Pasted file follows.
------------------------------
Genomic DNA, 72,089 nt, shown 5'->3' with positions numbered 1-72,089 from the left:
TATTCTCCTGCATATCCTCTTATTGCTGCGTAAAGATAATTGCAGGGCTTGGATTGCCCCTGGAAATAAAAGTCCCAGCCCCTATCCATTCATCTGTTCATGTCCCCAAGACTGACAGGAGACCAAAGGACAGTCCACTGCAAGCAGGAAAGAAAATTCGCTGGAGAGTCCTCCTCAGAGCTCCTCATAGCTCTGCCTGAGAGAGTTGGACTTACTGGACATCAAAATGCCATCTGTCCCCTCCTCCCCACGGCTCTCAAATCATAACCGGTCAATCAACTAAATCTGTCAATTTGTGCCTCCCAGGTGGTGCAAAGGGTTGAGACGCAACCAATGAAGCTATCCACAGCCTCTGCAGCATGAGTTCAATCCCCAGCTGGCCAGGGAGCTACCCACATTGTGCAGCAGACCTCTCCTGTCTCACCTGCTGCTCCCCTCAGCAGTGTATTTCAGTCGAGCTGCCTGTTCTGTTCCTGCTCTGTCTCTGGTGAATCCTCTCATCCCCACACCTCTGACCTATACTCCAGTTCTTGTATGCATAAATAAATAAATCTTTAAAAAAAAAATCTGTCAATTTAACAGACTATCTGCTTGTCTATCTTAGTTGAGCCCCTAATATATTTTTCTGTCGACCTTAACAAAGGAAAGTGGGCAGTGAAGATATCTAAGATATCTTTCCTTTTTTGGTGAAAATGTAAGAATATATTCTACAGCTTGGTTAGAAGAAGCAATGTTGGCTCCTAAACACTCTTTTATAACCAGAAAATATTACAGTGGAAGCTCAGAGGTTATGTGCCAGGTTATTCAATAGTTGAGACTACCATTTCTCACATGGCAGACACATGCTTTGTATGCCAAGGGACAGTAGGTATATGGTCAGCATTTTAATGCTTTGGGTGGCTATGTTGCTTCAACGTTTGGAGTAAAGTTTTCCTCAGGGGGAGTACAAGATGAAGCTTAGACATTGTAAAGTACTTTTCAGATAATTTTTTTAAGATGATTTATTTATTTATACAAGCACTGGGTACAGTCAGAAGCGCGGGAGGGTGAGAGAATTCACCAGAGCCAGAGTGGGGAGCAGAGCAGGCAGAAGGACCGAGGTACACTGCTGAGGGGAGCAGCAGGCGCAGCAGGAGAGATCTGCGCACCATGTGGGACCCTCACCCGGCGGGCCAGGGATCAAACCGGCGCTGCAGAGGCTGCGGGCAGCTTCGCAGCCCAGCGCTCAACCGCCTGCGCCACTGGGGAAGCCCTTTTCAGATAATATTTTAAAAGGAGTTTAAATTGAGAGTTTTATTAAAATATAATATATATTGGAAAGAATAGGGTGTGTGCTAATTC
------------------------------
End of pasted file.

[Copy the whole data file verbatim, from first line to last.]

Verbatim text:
Genomic DNA, 72,089 nt, shown 5'->3' with positions numbered 1-72,089 from the left:
TATTCTCCTGCATATCCTCTTATTGCTGCGTAAAGATAATTGCAGGGCTTGGATTGCCCCTGGAAATAAAAGTCCCAGCCCCTATCCATTCATCTGTTCATGTCCCCAAGACTGACAGGAGACCAAAGGACAGTCCACTGCAAGCAGGAAAGAAAATTCGCTGGAGAGTCCTCCTCAGAGCTCCTCATAGCTCTGCCTGAGAGAGTTGGACTTACTGGACATCAAAATGCCATCTGTCCCCTCCTCCCCACGGCTCTCAAATCATAACCGGTCAATCAACTAAATCTGTCAATTTGTGCCTCCCAGGTGGTGCAAAGGGTTGAGACGCAACCAATGAAGCTATCCACAGCCTCTGCAGCATGAGTTCAATCCCCAGCTGGCCAGGGAGCTACCCACATTGTGCAGCAGACCTCTCCTGTCTCACCTGCTGCTCCCCTCAGCAGTGTATTTCAGTCGAGCTGCCTGTTCTGTTCCTGCTCTGTCTCTGGTGAATCCTCTCATCCCCACACCTCTGACCTATACTCCAGTTCTTGTATGCATAAATAAATAAATCTTTAAAAAAAAAATCTGTCAATTTAACAGACTATCTGCTTGTCTATCTTAGTTGAGCCCCTAATATATTTTTCTGTCGACCTTAACAAAGGAAAGTGGGCAGTGAAGATATCTAAGATATCTTTCCTTTTTTGGTGAAAATGTAAGAATATATTCTACAGCTTGGTTAGAAGAAGCAATGTTGGCTCCTAAACACTCTTTTATAACCAGAAAATATTACAGTGGAAGCTCAGAGGTTATGTGCCAGGTTATTCAATAGTTGAGACTACCATTTCTCACATGGCAGACACATGCTTTGTATGCCAAGGGACAGTAGGTATATGGTCAGCATTTTAATGCTTTGGGTGGCTATGTTGCTTCAACGTTTGGAGTAAAGTTTTCCTCAGGGGGAGTACAAGATGAAGCTTAGACATTGTAAAGTACTTTTCAGATAATTTTTTTAAGATGATTTATTTATTTATACAAGCACTGGGTACAGTCAGAAGCGCGGGAGGGTGAGAGAATTCACCAGAGCCAGAGTGGGGAGCAGAGCAGGCAGAAGGACCGAGGTACACTGCTGAGGGGAGCAGCAGGCGCAGCAGGAGAGATCTGCGCACCATGTGGGACCCTCACCCGGCGGGCCAGGGATCAAACCGGCGCTGCAGAGGCTGCGGGCAGCTTCGCAGCCCAGCGCTCAACCGCCTGCGCCACTGGGGAAGCCCTTTTCAGATAATATTTTAAAAGGAGTTTAAATTGAGAGTTTTATTAAAATATAATATATATTGGAAAGAATAGGGTGTGTGCTAATTC